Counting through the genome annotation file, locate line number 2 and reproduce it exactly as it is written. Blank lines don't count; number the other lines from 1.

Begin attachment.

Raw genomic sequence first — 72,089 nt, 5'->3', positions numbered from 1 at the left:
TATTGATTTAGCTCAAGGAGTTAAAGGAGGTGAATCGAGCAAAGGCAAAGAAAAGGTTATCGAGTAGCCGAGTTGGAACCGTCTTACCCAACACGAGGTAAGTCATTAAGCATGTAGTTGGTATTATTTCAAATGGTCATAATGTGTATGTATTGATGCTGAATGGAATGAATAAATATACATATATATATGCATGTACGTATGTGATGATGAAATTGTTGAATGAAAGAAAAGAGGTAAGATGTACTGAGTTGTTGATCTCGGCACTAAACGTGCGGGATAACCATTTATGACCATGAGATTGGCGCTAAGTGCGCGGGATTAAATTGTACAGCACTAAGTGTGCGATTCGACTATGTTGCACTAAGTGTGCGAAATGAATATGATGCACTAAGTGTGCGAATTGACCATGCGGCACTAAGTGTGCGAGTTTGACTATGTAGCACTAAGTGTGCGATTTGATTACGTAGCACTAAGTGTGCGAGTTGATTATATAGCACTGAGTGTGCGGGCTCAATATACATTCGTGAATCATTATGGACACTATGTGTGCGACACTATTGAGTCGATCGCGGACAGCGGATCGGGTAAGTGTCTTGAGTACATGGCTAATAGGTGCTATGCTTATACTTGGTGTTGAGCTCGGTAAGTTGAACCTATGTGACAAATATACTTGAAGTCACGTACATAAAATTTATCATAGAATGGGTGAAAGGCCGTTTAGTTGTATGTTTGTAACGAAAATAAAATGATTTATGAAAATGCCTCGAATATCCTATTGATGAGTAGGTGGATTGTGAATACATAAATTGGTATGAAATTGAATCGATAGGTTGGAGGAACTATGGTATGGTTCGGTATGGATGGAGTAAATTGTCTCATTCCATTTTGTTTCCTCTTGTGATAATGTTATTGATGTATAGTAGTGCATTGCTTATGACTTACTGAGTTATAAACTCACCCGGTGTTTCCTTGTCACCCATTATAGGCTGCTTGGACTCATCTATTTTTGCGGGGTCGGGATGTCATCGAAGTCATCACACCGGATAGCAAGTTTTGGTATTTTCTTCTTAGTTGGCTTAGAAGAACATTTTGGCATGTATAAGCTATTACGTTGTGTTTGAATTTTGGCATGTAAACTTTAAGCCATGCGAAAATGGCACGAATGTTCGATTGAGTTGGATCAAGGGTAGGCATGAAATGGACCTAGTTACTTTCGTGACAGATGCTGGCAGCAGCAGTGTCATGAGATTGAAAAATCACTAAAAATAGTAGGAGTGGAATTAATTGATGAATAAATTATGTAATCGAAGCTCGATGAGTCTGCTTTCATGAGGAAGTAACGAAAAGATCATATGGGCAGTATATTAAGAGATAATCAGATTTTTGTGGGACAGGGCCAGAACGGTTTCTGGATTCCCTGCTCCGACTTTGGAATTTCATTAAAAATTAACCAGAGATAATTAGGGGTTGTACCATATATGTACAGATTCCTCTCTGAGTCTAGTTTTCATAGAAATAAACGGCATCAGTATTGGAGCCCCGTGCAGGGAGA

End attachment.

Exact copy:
TATTGATTTAGCTCAAGGAGTTAAAGGAGGTGAATCGAGCAAAGGCAAAGAAAAGGTTATCGAGTAGCCGAGTTGGAACCGTCTTACCCAACACGAGGTAAGTCATTAAGCATGTAGTTGGTATTATTTCAAATGGTCATAATGTGTATGTATTGATGCTGAATGGAATGAATAAATATACATATATATATGCATGTACGTATGTGATGATGAAATTGTTGAATGAAAGAAAAGAGGTAAGATGTACTGAGTTGTTGATCTCGGCACTAAACGTGCGGGATAACCATTTATGACCATGAGATTGGCGCTAAGTGCGCGGGATTAAATTGTACAGCACTAAGTGTGCGATTCGACTATGTTGCACTAAGTGTGCGAAATGAATATGATGCACTAAGTGTGCGAATTGACCATGCGGCACTAAGTGTGCGAGTTTGACTATGTAGCACTAAGTGTGCGATTTGATTACGTAGCACTAAGTGTGCGAGTTGATTATATAGCACTGAGTGTGCGGGCTCAATATACATTCGTGAATCATTATGGACACTATGTGTGCGACACTATTGAGTCGATCGCGGACAGCGGATCGGGTAAGTGTCTTGAGTACATGGCTAATAGGTGCTATGCTTATACTTGGTGTTGAGCTCGGTAAGTTGAACCTATGTGACAAATATACTTGAAGTCACGTACATAAAATTTATCATAGAATGGGTGAAAGGCCGTTTAGTTGTATGTTTGTAACGAAAATAAAATGATTTATGAAAATGCCTCGAATATCCTATTGATGAGTAGGTGGATTGTGAATACATAAATTGGTATGAAATTGAATCGATAGGTTGGAGGAACTATGGTATGGTTCGGTATGGATGGAGTAAATTGTCTCATTCCATTTTGTTTCCTCTTGTGATAATGTTATTGATGTATAGTAGTGCATTGCTTATGACTTACTGAGTTATAAACTCACCCGGTGTTTCCTTGTCACCCATTATAGGCTGCTTGGACTCATCTATTTTTGCGGGGTCGGGATGTCATCGAAGTCATCACACCGGATAGCAAGTTTTGGTATTTTCTTCTTAGTTGGCTTAGAAGAACATTTTGGCATGTATAAGCTATTACGTTGTGTTTGAATTTTGGCATGTAAACTTTAAGCCATGCGAAAATGGCACGAATGTTCGATTGAGTTGGATCAAGGGTAGGCATGAAATGGACCTAGTTACTTTCGTGACAGATGCTGGCAGCAGCAGTGTCATGAGATTGAAAAATCACTAAAAATAGTAGGAGTGGAATTAATTGATGAATAAATTATGTAATCGAAGCTCGATGAGTCTGCTTTCATGAGGAAGTAACGAAAAGATCATATGGGCAGTATATTAAGAGATAATCAGATTTTTGTGGGACAGGGCCAGAACGGTTTCTGGATTCCCTGCTCCGACTTTGGAATTTCATTAAAAATTAACCAGAGATAATTAGGGGTTGTACCATATATGTACAGATTCCTCTCTGAGTCTAGTTTTCATAGAAATAAACGGCATCAGTATTGGAGCCCCGTGCAGGGAGA